Tuesday, December 30, 2014

Detroit! Notes from last Christmas

     A year ago, Christmas Eve Day, I took an eight hour walking and driving tour of Detroit offered by the historian/artist at detroiturbex.com. The tour focused on the history of Detroit--its changing neighborhoods, communities, buildings of worship, and system of public education--as well as prospects for the future in the midst of the city's bankruptcy proceedings. Because I'm a teacher, my tour guide adapted the tour to include as many schools as time allowed. 
     Below are compiled notes, photos, and emails that I sent to a friend just after the experience. I'm posting them now in part to: remind myself of what I learned last year, and to compare what I saw last year to what I saw this year in Detroit over the holidays. (I regret that I did not take more photos last year, nor any this year, but the best photos of the spaces I visited in Detroit, and of Detroit in general, can be found at detroiturbex.com.) 
      December, 24th 2013: At quarter to nine in the morning it is thirteen degrees outside. I drive downtown with the Subaru's seat-heat on. I am wearing a ski jacket, hat, gloves, and snowpants. I'm prepared for a  day outside. The drive along E. Warren Ave. to midtown takes ten minutes. I park outside the restaurant where I am scheduled to meet my guide. 
     The restaurant looks open. I could use some coffee so I walk inside. Moodymann is playing in the background, the windows are steamy. Three people are busy behind the counter. I ask for a cup of coffee. 
     One of the women says, "We don't open 'til eleven, do you mind drinking our coffee? I mean, it's strong. It's what the staff drinks."
     "No. That sounds perfect!" I say. This is my favorite Detroit. The doors are open. We're all here. There is no formality, no rigidity, no separation. 
     My guide shows up five minutes later. He is a guarded, bearded man, in his late thirties. He is very professional. I appreciate that. There's no small talk. He goes right into the tour.
     I drive the car. My guide has the plan. He immediately takes us to an area downtown that was a forested railroad bed six months ago. Now, it's a pedestrian walkway and bike path. It's a huge tract of land. Apparently older pedestrian/bike paths now lead from apartment buildings to a year-round farmer's market to office areas downtown. Newer paths, including this one, will lead from other residential neighborhoods to more office spaces. All of these sections of the city used to be impassable on foot or by bike because of the way the freeway is laid out--it crisscrosses downtown. The paths pass under the freeway, are lit, and patrolled. This seems like obvious, cheap, urban infrastructure, but it is completely new to Detroit. We drive to three new schools that line these bike paths. There are also newly renovated buildings that are now multi-use spaces nearby. A new Whole Foods sits near Wayne State University--the only WF in the Detroit area. This is a huge fucking deal. Everyone in Detroit is jazzed, including my guide, that WF would invest in downtown.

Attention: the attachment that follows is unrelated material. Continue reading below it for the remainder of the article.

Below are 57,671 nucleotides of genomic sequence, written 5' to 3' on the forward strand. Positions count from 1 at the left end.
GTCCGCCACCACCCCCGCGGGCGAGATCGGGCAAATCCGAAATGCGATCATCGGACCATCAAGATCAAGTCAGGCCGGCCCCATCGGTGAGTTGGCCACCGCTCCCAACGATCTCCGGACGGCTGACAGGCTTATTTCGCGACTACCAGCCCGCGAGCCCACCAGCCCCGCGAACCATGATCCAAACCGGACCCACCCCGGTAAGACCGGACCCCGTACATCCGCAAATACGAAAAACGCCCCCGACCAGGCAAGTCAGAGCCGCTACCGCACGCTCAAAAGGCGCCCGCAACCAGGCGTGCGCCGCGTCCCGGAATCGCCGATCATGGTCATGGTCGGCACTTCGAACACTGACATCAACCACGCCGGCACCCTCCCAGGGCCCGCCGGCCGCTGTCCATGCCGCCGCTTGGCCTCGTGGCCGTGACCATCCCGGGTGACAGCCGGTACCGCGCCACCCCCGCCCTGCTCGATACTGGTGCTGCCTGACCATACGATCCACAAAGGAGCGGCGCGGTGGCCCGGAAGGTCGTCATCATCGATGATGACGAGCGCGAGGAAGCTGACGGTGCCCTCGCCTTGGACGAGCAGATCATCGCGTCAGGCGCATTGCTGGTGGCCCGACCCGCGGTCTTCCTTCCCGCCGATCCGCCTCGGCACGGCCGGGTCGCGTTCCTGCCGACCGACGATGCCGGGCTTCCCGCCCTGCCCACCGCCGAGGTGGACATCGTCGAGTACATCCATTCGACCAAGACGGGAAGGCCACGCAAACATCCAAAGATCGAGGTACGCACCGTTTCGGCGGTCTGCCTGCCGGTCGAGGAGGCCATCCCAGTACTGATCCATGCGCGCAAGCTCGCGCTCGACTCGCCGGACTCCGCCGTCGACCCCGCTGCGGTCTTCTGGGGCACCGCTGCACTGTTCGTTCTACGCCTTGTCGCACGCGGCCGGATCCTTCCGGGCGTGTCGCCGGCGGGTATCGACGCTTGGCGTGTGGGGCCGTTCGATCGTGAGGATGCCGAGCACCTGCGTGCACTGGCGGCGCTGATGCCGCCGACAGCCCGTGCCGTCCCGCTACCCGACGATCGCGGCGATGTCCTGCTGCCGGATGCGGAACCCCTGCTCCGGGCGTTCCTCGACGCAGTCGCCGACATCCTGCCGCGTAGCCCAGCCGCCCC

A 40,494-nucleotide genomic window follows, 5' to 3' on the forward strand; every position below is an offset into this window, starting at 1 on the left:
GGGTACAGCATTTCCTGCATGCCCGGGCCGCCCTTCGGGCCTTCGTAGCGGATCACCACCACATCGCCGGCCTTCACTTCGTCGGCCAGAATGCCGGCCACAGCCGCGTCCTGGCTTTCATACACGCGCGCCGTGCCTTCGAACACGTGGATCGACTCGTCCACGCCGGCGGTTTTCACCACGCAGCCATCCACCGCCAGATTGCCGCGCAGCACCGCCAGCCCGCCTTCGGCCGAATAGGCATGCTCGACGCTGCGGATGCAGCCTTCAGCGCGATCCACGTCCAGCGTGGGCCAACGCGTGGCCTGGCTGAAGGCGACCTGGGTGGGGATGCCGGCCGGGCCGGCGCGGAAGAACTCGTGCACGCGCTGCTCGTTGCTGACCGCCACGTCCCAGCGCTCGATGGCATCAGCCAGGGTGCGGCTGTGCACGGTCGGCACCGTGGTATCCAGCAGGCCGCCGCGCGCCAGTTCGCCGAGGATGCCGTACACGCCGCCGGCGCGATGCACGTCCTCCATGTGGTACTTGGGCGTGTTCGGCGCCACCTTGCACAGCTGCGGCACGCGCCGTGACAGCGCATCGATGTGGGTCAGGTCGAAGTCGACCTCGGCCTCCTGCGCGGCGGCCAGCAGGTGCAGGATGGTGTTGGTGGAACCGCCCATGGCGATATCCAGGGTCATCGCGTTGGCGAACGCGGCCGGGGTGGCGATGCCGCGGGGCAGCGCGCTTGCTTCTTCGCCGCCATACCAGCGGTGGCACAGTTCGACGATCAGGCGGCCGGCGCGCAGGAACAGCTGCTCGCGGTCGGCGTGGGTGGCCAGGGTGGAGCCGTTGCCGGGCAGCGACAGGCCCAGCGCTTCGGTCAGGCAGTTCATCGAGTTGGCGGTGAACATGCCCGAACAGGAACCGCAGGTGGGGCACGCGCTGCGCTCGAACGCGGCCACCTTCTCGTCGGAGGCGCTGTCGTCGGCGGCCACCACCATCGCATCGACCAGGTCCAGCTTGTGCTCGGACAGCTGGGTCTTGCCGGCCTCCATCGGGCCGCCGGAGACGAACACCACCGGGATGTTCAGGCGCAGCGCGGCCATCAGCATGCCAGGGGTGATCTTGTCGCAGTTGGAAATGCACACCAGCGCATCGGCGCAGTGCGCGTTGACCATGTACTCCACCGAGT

I learn that my guide did not grow up in Detroit, but has lived here for almost seven years. He knows pretty much everything you could think of to ask about the city. He is not interested in "ruin porn"--photos of urban decay--he is interested in capturing the history and context of this evolving metropolitan area through photography. My guide is telling me so much, I start taking notes in order to keep track. 
     A few things become immediately apparent: (1) Because Detroit is huge, we will barely scratch the surface in eight hours. (2) The city is filled with pocket communities whose inhabitants don't necessarily want to be consolidated. (3) There is so much unused, unoccupied space--fields, forests, between neighborhoods and even houses that it makes the efficient use of resources nearly impossible. (4) As a result, this spread out city cannot all be managed. A lot of funding for basic services is being provided by private investors.
     We stand out in the freezing cold and my guide tells me about the history and movement of different community groups. We spend a lot of time at abandoned schools and churches for two reasons: (1) To get a feel for these former community centers/how many have been closed/how many communities are gone. (2) To see how rapidly natural cycles take hold. We go into buildings that have been closed for one to three years mostly. Once the windows are out and water enters through the roof, natural geological processes take over. It only takes a coupe of freeze/thaw cycles for the plaster and concrete and brick to crumble. Anything constructed after the war, with steel beams, has a better chance. The Detroit Public School System has its own police force to try to protect closed buildings from scrappers. 
     I learn that scrapping became a big business in the mid to late 2000s in Detroit, when most of these schools were closed.
The newly cleared bike path. It will be paved, lit, and sodded by summer. Paid for with private funds. 
One of the DPS charter schools along the pedestrian path.
Close up of an old Pontiac.
An abandoned house that has been purchased and sold several times--with the intent to gut and refurbish. It has sat under current ownership for ten years.
The gymnasium of an elementary school near Jefferson Ave. The school had been closed for one and a half years. 
A Catholic church that was built in the fifties in a Polish neighborhood. When the Polish community moved out, the neighborhood was no longer Catholic, and attendance at the church went from 7000 to 500 over a decade.